Category: The Sarah Jane Adventures

The Sarah Jane Adventures episode 8: Whatever Happened to Sarah Jane – Part One (29/10/2007)

‘Sarah Jane Smith, 13, died after falling from the edge of Westport Pier yesterday in a tragic accident.’ Here’s a thing: a Sarah Jane lite episode, with Maria taking the lead with minimal support from the other regulars. True, Jane Asher is on hand as Sarah Jane’s replacement Andrea Yates (should have called her April Walker), but Andrea is a very different proposition to Sarah Jane, and with even Alan unable to remember a world where Sarah Jane lives at Bannerman Road, Yasmin Paige is front and centre.

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The Sarah Jane Adventures episode 7: Warriors of Kudlak – Part Two (22/10/2007)

‘It’s always the innocents that suffer.’ This feels a bit less toned down than the previous episode, with Sarah Jane darkly hinting at what happens to men like Grantham in prison, and an eleventh-hour twist that reveals the real monster is the military-industrial complex (or something like that). It’s also nice to see the series spread its wings a bit with a trip into Earth’s orbit for the team. The show continues to be engaging and fun kid’s TV.

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The Sarah Jane Adventures episode 6: Warriors of Kudlak – Part One (15/10/2007)

‘I don’t see aliens behind every bush you know.’ A show like this carries a slight risk (or benefit, depending on your perspective) of becoming The Avengers In Color – the same plot every week with a different theme (cats, comic books, Hollywood), with a rather narrower range of story options available versus Doctor Who. After aliens hiding in a school and a nunnery, this focuses on a plot to use Laser Quest to kidnap children. And despite Sarah Jane’s sniffiness, yes: they’re aliens. But so far, the makers have cleverly navigated any limitations by jumping between settings that would probably be very familiar to most viewers (school, arcades) and less obvious settings for kids shows, like an old folk’s home.

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The Sarah Jane Adventures episode 5: Eye of the Gorgon – Part Two (8/10/2007)

‘No one listens to you when you’re old.’ Between this and Revenge of the Slitheen there’s a clear template for the Sarah Jane Adventures: first episodes are the mystery and investigation, second episodes are the action and climax. Which absolutely makes sense, but it does mean – unless there’s a significant twist – that the back end of the stories largely involve lots of breathless running around. Meanwhile, the parent show is reaching for a more sophisticated way of working its multi-part stories by radically changing the setting and tone between episodes (as in Utopia and The Sound of Drums). Doctor Who is going to push further down that route once Moffat takes over.

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The Sarah Jane Adventures episode 4: Eye of the Gorgon – Part One (1/10/2007)

‘Sometimes people have thought I’ve been mad, but I’ve seen things too.’ The focus shifts from the school to another institution, this time for the confinement of the senile rather than juveniles. Amusingly, it’s run by Graham Crowden’s daughter. One of the inmates is Bea Nelson-Stanley, now suffering from Alzheimer’s Disease but in her lucid moments able to remember a life spent travelling, battling Sontarans and Gorgons, and secreting powerful talismans.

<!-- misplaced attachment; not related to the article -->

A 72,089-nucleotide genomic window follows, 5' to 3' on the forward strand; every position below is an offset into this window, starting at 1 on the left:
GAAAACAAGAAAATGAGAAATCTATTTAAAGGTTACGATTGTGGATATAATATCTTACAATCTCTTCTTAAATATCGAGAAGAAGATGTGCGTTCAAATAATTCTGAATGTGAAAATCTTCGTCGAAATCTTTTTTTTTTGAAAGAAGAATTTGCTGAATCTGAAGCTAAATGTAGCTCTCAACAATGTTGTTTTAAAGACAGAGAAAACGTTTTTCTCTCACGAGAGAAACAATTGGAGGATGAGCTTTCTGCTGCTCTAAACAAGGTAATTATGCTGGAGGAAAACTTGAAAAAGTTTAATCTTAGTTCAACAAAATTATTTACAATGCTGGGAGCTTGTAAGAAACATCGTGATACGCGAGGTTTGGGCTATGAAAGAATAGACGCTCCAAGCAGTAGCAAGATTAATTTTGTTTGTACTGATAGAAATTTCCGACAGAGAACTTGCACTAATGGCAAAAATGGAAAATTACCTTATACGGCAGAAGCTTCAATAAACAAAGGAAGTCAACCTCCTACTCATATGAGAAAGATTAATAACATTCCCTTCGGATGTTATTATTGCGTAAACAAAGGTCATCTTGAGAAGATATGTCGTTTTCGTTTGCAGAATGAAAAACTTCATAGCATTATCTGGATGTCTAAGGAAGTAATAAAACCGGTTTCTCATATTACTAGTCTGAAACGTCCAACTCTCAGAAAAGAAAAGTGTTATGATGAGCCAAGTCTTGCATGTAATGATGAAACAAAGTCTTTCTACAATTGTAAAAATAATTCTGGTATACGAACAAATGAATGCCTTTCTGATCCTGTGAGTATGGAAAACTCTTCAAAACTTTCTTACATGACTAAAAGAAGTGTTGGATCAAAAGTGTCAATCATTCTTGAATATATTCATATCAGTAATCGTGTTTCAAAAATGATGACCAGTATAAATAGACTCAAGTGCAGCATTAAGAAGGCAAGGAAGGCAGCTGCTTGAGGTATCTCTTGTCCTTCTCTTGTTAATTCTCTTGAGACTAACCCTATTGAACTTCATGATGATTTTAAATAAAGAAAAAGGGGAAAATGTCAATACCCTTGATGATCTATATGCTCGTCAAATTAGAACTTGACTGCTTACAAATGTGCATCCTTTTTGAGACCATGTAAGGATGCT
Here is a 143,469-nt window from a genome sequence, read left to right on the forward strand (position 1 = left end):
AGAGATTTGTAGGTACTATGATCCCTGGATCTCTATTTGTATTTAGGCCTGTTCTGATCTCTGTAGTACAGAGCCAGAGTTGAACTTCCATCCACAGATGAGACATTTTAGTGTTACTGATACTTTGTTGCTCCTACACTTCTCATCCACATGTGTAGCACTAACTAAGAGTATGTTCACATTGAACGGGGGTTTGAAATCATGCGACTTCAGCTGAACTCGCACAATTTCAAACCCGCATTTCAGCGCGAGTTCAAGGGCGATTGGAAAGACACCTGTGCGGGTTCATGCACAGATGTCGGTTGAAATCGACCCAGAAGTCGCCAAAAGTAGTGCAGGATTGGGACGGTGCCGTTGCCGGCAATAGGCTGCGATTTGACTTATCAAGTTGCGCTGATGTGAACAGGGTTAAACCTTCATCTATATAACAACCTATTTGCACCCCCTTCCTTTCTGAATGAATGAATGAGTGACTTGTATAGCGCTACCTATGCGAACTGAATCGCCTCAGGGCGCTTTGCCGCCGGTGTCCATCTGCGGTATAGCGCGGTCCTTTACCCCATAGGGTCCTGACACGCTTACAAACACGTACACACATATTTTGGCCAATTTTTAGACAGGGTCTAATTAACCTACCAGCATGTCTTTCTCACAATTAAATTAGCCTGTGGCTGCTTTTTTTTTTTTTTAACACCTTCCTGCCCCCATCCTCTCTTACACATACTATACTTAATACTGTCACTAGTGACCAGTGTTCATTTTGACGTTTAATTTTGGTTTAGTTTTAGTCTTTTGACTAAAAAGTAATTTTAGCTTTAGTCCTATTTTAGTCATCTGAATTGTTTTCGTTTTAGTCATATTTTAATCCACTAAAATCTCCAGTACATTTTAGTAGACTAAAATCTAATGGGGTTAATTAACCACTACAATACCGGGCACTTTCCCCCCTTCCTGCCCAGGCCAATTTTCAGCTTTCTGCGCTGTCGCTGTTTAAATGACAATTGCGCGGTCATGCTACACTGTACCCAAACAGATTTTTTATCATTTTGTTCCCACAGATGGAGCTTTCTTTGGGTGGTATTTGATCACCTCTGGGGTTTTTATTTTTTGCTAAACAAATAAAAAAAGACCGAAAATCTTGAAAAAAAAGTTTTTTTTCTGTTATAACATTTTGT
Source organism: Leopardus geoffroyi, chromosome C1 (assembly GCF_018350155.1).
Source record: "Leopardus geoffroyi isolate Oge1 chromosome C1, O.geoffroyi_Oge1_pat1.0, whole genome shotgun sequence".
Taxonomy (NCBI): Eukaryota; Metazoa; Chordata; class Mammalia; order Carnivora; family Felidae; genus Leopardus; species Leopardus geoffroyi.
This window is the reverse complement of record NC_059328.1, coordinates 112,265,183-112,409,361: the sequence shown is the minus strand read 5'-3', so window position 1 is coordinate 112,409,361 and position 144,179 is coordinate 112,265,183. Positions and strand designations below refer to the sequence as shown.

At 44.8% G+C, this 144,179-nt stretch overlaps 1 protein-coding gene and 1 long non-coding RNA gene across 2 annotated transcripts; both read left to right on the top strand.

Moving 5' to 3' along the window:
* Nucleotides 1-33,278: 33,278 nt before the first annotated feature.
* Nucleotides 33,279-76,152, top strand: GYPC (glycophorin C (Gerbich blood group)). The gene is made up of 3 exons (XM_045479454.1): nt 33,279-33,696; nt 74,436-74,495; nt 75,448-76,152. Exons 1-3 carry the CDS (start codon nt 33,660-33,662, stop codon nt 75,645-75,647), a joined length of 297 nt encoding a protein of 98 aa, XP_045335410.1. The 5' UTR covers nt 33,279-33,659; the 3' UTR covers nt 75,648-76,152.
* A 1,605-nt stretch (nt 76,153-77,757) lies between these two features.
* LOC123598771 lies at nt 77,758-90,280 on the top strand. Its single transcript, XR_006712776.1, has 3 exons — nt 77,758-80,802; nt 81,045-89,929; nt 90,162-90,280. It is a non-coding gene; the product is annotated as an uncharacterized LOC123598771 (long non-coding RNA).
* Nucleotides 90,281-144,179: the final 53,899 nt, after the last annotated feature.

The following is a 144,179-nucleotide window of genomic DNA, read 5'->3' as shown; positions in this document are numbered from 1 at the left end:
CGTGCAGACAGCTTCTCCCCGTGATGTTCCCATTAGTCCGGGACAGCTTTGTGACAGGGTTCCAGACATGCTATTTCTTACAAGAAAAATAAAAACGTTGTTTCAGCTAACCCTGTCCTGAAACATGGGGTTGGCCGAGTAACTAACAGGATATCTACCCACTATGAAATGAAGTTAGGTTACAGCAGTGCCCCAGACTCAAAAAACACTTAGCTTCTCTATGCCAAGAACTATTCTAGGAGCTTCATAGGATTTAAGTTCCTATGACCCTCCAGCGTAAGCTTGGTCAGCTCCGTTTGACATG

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The Sarah Jane Adventures episode 3: Revenge of the Slitheen – Part Two (24/9/2007)

‘I can’t believe you were going to save those Slitheen. They tried to destroy the entire planet. Billions of people. What was the big dilemma?’ Clyde is a brilliant character. Not for him the hand-wringing angst of so many modern Doctor Who characters. Instead, he’s full of Old Testament piss and vinegar. Literally, in the case of the vinegar – a critical element of the fight back against the Slitheen which he smartly works out from a few hints, justifying his position as the fourth member of Sarah Jane’s extended family.

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The Sarah Jane Adventures episode 2: Revenge of the Slitheen – Part One (24/9/2007)

‘Something mysterious inside a school: that would be ridiculous, wouldn’t it?’ The series proper launches with an episode that’s largely a mash-up of Aliens of London and School Reunion. Which underestimates how fresh it feels coming off the back of Series Three, which, with episodes like Human Nature and The Sound of Drums, was clearly pitched at an audience two years older than in 2005. And as Doctor Who “matures” with its viewers, it creates space for this, a show much closer in tone to Eccleston than latterday Tennant.

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The Sarah Jane Adventures episode 1: Invasion of the Bane (1/1/2007)

‘Miss Smith, she seems familiar with the concept of alien life. Far too familiar.’ I’ve never bought the idea that a middle-aged woman is an unlikely lead for a children’s TV series: I grew up with Uncle Jack, T-Bag and Simon and the Witch among others. I like that The Sarah Jane Adventures is never shy about its central character, and I particularly like how she’s introduced as prickly, stand-offish and mysterious – just like the ninth Doctor. Or, looking further back, and acknowledging she ends up as the adoptive parent of an unearthly child, even Hartnellish. In her burgundy velvet coat, she’s even dressed like the third and fourth Doctors as she last saw them.

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